10 Songs, 46 Minutes

EDITORS’ NOTES

The Christian metal band Extol returns to recording after an eight-year absence with a self-titled album that reaffirms both its ferocity and virtuosity. The Norwegian trio recalls the excellence of its 2000 release Undeceived by combining the merciless power of death metal with the challenging stratagems of prog rock. Frontman Peter Espervoll has an intimidating snarl, which finds greater balance in guitarist/bassist Ole Borud’s clean singing; the combination underscores the themes of spiritual warfare that run through the band’s songs. There’s a heroic sweep to Extol’s instrumental architecture, heard in the dizzying sonic arcs of “A Gift Beyond Human Reach” and the deep brooding chasms of “Dawn of Redemption.” Tracks like “Betrayal” veer from lacerating guitar attacks to serene passages with lightning quickness, guided by David Husvik’s complex (yet always visceral) drumwork. Distorted vocals and massed choirs add another dimension to “Open the Gates” and “Unveiling the Obscure.” Amid the violent eruptions and angelic interludes are hosannas of praise and cries for redemption, made all the more urgent by the album’s furious swirls of conflicting sound.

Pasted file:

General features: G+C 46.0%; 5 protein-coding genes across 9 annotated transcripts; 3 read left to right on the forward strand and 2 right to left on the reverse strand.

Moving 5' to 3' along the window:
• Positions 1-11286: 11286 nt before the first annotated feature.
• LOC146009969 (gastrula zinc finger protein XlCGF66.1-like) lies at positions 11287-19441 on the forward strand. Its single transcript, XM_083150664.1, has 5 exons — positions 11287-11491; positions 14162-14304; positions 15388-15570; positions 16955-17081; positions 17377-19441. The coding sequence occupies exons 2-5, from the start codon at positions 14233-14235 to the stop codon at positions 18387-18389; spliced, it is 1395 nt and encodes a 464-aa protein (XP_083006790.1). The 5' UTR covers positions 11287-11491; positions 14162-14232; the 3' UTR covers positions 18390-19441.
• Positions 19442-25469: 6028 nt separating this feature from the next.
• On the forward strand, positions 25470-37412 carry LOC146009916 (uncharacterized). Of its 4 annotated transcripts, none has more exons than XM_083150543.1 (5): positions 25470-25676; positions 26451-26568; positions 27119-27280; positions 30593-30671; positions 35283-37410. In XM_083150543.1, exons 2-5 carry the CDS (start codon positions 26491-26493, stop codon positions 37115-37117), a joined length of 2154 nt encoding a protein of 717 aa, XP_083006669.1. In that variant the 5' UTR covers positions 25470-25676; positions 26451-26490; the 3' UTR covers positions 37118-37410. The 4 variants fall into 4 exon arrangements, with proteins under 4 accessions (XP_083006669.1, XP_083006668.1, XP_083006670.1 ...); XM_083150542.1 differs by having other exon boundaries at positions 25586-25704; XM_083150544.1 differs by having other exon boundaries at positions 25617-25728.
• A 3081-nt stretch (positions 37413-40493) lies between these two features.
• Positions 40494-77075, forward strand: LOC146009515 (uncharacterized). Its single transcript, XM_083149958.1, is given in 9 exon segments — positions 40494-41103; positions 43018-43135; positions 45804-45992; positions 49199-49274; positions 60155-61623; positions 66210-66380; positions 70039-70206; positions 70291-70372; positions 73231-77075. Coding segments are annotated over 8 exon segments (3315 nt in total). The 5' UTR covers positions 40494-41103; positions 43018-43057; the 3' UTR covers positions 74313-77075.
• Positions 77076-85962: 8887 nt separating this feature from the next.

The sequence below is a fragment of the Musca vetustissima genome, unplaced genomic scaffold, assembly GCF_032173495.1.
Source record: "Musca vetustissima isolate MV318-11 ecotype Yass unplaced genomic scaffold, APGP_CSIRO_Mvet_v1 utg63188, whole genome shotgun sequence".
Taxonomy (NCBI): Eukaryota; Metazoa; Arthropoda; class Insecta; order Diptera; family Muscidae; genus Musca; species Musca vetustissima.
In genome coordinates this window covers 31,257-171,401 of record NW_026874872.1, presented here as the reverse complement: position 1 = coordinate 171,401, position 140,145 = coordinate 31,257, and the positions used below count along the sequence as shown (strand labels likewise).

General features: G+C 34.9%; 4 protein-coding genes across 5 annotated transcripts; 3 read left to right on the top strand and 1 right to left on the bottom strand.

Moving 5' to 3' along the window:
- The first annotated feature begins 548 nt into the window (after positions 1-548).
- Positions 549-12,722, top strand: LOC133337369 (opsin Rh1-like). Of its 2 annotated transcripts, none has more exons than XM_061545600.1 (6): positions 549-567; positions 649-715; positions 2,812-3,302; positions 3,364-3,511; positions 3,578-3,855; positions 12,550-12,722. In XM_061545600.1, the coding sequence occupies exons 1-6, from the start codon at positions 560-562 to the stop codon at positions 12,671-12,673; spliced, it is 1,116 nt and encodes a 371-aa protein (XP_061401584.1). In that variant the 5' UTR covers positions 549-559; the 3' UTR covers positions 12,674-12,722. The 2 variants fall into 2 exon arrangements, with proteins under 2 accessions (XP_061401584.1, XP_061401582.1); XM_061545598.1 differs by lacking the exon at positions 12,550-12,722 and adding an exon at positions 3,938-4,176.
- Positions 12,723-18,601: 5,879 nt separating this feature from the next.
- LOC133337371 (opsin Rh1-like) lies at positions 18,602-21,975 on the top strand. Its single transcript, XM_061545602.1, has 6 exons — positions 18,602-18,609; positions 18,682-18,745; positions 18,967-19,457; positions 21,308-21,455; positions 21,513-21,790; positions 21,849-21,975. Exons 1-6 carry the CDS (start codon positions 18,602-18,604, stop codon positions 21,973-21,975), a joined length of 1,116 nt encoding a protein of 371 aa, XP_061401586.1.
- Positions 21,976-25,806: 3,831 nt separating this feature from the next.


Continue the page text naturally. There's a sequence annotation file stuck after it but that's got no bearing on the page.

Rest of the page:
EDITORS’ NOTES

The Christian metal band Extol returns to recording after an eight-year absence with a self-titled album that reaffirms both its ferocity and virtuosity. The Norwegian trio recalls the excellence of its 2000 release Undeceived by combining the merciless power of death metal with the challenging stratagems of prog rock. Frontman Peter Espervoll has an intimidating snarl, which finds greater balance in guitarist/bassist Ole Borud’s clean singing; the combination underscores the themes of spiritual warfare that run through the band’s songs. There’s a heroic sweep to Extol’s instrumental architecture, heard in the dizzying sonic arcs of “A Gift Beyond Human Reach” and the deep brooding chasms of “Dawn of Redemption.” Tracks like “Betrayal” veer from lacerating guitar attacks to serene passages with lightning quickness, guided by David Husvik’s complex (yet always visceral) drumwork. Distorted vocals and massed choirs add another dimension to “Open the Gates” and “Unveiling the Obscure.” Amid the violent eruptions and angelic interludes are hosannas of praise and cries for redemption, made all the more urgent by the album’s furious swirls of conflicting sound.

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